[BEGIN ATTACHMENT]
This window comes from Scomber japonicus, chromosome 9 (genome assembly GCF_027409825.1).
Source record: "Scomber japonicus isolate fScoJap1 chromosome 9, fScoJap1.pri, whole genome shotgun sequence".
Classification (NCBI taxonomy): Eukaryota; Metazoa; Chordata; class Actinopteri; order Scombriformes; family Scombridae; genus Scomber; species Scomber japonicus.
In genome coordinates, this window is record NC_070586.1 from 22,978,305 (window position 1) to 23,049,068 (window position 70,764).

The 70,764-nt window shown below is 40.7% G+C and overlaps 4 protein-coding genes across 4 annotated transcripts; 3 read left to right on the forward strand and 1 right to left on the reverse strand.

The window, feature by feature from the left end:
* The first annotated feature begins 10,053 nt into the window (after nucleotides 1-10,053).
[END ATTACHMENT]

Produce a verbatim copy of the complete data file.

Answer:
This window comes from Scomber japonicus, chromosome 9 (genome assembly GCF_027409825.1).
Source record: "Scomber japonicus isolate fScoJap1 chromosome 9, fScoJap1.pri, whole genome shotgun sequence".
Classification (NCBI taxonomy): Eukaryota; Metazoa; Chordata; class Actinopteri; order Scombriformes; family Scombridae; genus Scomber; species Scomber japonicus.
In genome coordinates, this window is record NC_070586.1 from 22,978,305 (window position 1) to 23,049,068 (window position 70,764).

The 70,764-nt window shown below is 40.7% G+C and overlaps 4 protein-coding genes across 4 annotated transcripts; 3 read left to right on the forward strand and 1 right to left on the reverse strand.

The window, feature by feature from the left end:
* The first annotated feature begins 10,053 nt into the window (after nucleotides 1-10,053).